There are few wine varietals that have so many different names, or express the terroir of a region as much as Sauvignon Blanc. Originating in the Bordeaux region of France, the grape most likely gets its name from the word "Sauvage" (wild) and "Blanc" (white). Depending on the region, the wine can vary from intensely grassy to fragrantly tropical. It's mostly always elegant, crisp and vibrant.
Sauvignon Blanc is widely cultivated in France, Chile, Canada, Australia, New Zealand, South Africa, Brazil, Moldova and California.
In old world terms, there's Pouilly-Fume from the Loire Valley with smokey minerality from the burnt oak barrels; to Sancere with its clean, bone dry, aromatic and intense peach and gooseberry notes. The very balanced food friendly Bordeaux variety has the contribution of it's partner grape Semillon to bring some lush body, as is found in most varietals from the Margaret River and other regions of Australia as well a few "undisclosed-on-the-label" US wines.
In this episode of Slow Living Radio, however, we'll learn more about New World Sauvignon Blancs especially those of Australia, New Zealand and the US. Michael Scholz, who was raised in South Australia in a wine-making family and is now winemaker at St Supery in the Napa Valley makes wines in both locations, and has travelled Europe and other global regions to select build his signature varietals.
David Strada will bring us the history, regions and nature of the renowned New Zealand Sauvignon Blanc and Kiwi Chef Mark Raymond who has been a chef and worked "wine" in New Zealand, Spain and London will bring us some food pairing with International flair.
Michael ScholzV.P., Winemaker
St Supery Estate Winery and Vineyards
"The winemaker's choice of oak is like a chef's choice of ingredients. The barrels—we use only seasoned French oak—give us an opportunity for enhancing expression and encouraging structure and maturity with our Cabernet Sauvignons. The natural combination of the soil, the harvest season and the oak form the future of what you'll taste two years or many years later."
During his first tour at St. Supéry Estate Vineyards & Winery, Michael created the distinctive style that made St. Supéry Napa Valley Estate Sauvignon Blanc a California benchmark for this varietal. Michael and vineyard manager Josh Anstey started replanting St. Supéry’s Estate vineyards in the late 1990s. In 2001, Michael took an eight-year hiatus exploring other wine valleys, including his six-generation family vineyard in Barossa Valley, Australia. In 2009, Michael returned to St. Supéry Estate and the mature, fully estate-grown Cabernet Sauvignon he helped plant. Michael is responsible for blending all 2007 and 2008 red wines from St. Supéry Estate and the active vintages starting in 2009.
After consulting at St. Supéry Estate Vineyards & Winery with Michael, celebrity global wine consultant Michel Rolland, of Bordeaux, praised the dual hemisphere, four-continent winemaker; "Michael Scholz is on my list of great winemakers from around the world," Rolland said.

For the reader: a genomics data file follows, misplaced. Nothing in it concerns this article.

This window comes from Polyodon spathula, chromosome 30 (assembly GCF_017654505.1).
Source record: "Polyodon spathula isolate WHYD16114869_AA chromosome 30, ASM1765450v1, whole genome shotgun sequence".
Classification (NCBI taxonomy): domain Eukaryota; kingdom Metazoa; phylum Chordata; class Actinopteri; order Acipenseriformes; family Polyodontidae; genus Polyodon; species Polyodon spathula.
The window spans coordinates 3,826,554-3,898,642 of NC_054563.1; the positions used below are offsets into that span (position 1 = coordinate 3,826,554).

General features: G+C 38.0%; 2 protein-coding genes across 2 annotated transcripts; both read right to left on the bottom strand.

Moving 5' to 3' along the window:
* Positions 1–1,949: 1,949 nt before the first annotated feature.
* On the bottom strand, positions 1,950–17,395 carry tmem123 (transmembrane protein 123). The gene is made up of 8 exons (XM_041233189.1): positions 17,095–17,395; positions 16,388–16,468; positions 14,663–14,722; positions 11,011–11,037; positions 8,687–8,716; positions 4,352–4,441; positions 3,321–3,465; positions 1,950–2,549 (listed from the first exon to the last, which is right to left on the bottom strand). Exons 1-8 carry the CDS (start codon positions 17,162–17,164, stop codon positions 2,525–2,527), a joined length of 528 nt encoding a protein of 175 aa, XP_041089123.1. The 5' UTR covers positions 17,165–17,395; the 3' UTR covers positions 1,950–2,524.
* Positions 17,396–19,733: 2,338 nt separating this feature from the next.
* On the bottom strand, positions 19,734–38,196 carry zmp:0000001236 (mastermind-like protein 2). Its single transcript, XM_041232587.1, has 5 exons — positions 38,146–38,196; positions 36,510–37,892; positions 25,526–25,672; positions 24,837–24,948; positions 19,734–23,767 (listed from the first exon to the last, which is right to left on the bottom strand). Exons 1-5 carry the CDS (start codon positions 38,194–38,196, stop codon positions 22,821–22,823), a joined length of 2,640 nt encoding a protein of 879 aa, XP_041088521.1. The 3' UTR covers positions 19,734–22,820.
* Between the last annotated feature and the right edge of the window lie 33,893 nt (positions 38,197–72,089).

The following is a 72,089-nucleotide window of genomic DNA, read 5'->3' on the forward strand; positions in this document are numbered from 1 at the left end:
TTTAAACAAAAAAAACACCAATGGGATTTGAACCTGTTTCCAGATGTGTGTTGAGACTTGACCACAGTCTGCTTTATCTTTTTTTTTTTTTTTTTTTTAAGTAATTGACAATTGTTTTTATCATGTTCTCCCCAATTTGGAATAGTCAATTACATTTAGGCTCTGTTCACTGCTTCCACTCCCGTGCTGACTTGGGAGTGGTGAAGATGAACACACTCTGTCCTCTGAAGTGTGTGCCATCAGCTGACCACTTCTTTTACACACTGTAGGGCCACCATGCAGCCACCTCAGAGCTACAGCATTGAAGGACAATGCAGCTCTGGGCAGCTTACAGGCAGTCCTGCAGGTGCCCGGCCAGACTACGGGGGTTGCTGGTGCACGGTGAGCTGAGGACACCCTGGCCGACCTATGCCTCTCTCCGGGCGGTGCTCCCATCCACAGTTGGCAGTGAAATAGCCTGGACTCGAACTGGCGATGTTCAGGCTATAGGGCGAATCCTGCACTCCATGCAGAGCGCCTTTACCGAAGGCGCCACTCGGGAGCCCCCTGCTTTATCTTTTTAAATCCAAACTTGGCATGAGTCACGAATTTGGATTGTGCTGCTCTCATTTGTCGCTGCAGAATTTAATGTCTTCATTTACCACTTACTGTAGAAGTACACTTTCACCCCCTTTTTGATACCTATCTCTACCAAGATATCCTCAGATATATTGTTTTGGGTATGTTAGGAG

Michael completed his Bachelor of Science in Oenology in 1985 at Roseworthy, Australia's first agricultural college (now a part of the University of Adelaide). His winemaking career began with his family's single-vineyard Barossa wines at the Willows Vineyard in the mid-1980s.
|Willow Vineyards, Barossa, started by the Scholz family in the 1880's|
Wine has taken him to the United States, France, and South Africa. Always looking for great wine horizons, he progressed from family cellar hand to vice president in charge of building a state-of-the-art winery.
David StradaUS Marketing Manager
New Zealand Winegrowers
New Zealand extends 1,000 miles from sub-tropical Northland (36˚ South) to the world's most southerly grape growing region Central Otago (47˚ South). Vineyards benefit from the moderating effect of the maritime climate (nine of the ten grape growing regions are coastal) with long and bright sunshine hours and nights cooled by sea breezes.
New Zealand wine is distinctive for its purity, vibrancy, and intensity. The long ripening period, a result of cool temperatures, allows flavor development while retaining fresh acidity, a balance for which New Zealand wines are renowned.
David StradaNZW. Wineries that export to the US are represented by NZW across the country through marketing and promotional efforts, media and public relations assistance, and educational programs to teach Americans about New Zealand and its wine regions and wines.
Mark’s The Spot Food Truck
Mark Raymond is the real deal. With cooking credentials throughout the North Bay, he’s the king of mobile food “prepared slow, served fast.” – Press Democrat
Mark is a Kiwi and a trained chef. He’s cooked all over the world in New Zealand, Australia, London, Spain and Sonoma. He was even an opening chef for Roxanne’s Living Foods restaurant in Larkspur.
Mark also spent five years working in the wine industry, and has done everything from cellar work to national sales. He is now the owner and chef of a successful catering business and a fine food truck, and is pleased to offer hand-made, farm fresh, locally sourced, mostly organic fare all around wine country.